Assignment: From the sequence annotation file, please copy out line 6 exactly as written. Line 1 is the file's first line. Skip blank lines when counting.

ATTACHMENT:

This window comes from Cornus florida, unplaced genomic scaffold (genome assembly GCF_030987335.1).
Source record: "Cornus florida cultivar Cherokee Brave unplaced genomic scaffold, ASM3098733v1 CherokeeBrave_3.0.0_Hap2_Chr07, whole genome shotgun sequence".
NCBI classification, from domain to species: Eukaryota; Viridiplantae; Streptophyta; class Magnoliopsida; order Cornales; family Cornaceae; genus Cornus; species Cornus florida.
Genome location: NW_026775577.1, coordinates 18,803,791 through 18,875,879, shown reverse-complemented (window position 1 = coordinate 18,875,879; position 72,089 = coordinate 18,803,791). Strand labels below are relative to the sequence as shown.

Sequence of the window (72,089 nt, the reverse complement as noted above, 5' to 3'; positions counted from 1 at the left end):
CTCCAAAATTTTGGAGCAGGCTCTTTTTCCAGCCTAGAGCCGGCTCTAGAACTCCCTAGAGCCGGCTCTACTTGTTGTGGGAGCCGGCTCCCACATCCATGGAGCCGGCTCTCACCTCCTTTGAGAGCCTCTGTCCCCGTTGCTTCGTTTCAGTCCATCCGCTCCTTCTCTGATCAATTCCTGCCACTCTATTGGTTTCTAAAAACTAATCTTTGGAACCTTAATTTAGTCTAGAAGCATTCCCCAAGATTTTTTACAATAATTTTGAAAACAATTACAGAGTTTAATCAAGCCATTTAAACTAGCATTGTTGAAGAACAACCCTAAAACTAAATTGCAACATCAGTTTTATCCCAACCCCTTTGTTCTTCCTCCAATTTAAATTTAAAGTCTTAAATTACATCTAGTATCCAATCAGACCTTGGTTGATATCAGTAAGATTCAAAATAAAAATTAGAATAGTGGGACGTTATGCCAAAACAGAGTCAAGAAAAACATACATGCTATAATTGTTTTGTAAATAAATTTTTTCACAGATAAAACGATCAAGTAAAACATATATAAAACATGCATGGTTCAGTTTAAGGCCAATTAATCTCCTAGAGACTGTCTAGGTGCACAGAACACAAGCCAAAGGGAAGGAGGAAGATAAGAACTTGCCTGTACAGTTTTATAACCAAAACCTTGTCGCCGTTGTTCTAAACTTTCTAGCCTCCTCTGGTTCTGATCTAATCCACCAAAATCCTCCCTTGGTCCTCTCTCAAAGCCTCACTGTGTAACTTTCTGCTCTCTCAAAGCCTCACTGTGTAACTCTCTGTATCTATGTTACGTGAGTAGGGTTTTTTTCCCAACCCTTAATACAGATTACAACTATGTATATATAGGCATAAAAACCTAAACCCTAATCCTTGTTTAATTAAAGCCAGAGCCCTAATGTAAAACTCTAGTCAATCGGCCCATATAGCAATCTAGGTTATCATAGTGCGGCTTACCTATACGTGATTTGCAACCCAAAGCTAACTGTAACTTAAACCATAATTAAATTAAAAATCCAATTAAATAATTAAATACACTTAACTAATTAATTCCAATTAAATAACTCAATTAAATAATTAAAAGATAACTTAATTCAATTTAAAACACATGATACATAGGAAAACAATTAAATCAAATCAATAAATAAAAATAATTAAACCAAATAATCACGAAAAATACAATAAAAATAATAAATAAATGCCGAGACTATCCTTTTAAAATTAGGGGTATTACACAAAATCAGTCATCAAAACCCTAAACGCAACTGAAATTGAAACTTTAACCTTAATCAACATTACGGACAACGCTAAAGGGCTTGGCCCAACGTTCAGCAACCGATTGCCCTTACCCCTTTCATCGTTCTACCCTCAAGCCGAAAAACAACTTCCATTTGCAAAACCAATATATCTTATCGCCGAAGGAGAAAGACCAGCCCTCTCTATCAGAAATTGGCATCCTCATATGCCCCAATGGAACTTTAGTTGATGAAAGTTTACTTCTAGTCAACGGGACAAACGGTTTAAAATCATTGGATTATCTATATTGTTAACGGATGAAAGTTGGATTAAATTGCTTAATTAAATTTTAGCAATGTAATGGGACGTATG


CTCCAAAATTTTGGAGCAGGCTCTTTTTCCAGCCTAGAGCCGGCTCTAGAACTCCCTAGAGCCGGCTCTACTTGTTGTGGGAGCCGGCTCCCACATCCATGGAGCCGGCTCTCACCTCCTTTGAGAGCCTCTGTCCCCGTTGCTTCGTTTCAGTCCATCCGCTCCTTCTCTGATCAATTCCTGCCACTCTATTGGTTTCTAAAAACTAATCTTTGGAACCTTAATTTAGTCTAGAAGCATTCCCCAAGATTTTTTACAATAATTTTGAAAACAATTACAGAGTTTAATCAAGCCATTTAAACTAGCATTGTTGAAGAACAACCCTAAAACTAAATTGCAACATCAGTTTTATCCCAACCCCTTTGTTCTTCCTCCAATTTAAATTTAAAGTCTTAAATTACATCTAGTATCCAATCAGACCTTGGTTGATATCAGTAAGATTCAAAATAAAAATTAGAATAGTGGGACGTTATGCCAAAACAGAGTCAAGAAAAACATACATGCTATAATTGTTTTGTAAATAAATTTTTTCACAGATAAAACGATCAAGTAAAACATATATAAAACATGCATGGTTCAGTTTAAGGCCAATTAATCTCCTAGAGACTGTCTAGGTGCACAGAACACAAGCCAAAGGGAAGGAGGAAGATAAGAACTTGCCTGTACAGTTTTATAACCAAAACCTTGTCGCCGTTGTTCTAAACTTTCTAGCCTCCTCTGGTTCTGATCTAATCCACCAAAATCCTCCCTTGGTCCTCTCTCAAAGCCTCACTGTGTAACTTTCTGCTCTCTCAAAGCCTCACTGTGTAACTCTCTGTATCTATGTTACGTGAGTAGGGTTTTTTTCCCAACCCTTAATACAGATTACAACTATGTATATATAGGCATAAAAACCTAAACCCTAATCCTTGTTTAATTAAAGCCAGAGCCCTAATGTAAAACTCTAGTCAATCGGCCCATATAGCAATCTAGGTTATCATAGTGCGGCTTACCTATACGTGATTTGCAACCCAAAGCTAACTGTAACTTAAACCATAATTAAATTAAAAATCCAATTAAATAATTAAATACACTTAACTAATTAATTCCAATTAAATAACTCAATTAAATAATTAAAAGATAACTTAATTCAATTTAAAACACATGATACATAGGAAAACAATTAAATCAAATCAATAAATAAAAATAATTAAACCAAATAATCACGAAAAATACAATAAAAATAATAAATAAATGCCGAGACTATCCTTTTAAAATTAGGGGTATTACACAAAATCAGTCATCAAAACCCTAAACGCAACTGAAATTGAAACTTTAACCTTAATCAACATTACGGACAACGCTAAAGGGCTTGGCCCAACGTTCAGCAACCGATTGCCCTTACCCCTTTCATCGTTCTACCCTCAAGCCGAAAAACAACTTCCATTTGCAAAACCAATATATCTTATCGCCGAAGGAGAAAGACCAGCCCTCTCTATCAGAAATTGGCATCCTCATATGCCCCAATGGAACTTTAGTTGATGAAAGTTTACTTCTAGTCAACGGGACAAACGGTTTAAAATCATTGGATTATCTATATTGTTAACGGATGAAAGTTGGATTAAATTGCTTAATTAAATTTTAGCAATGTAATGGGACGTATG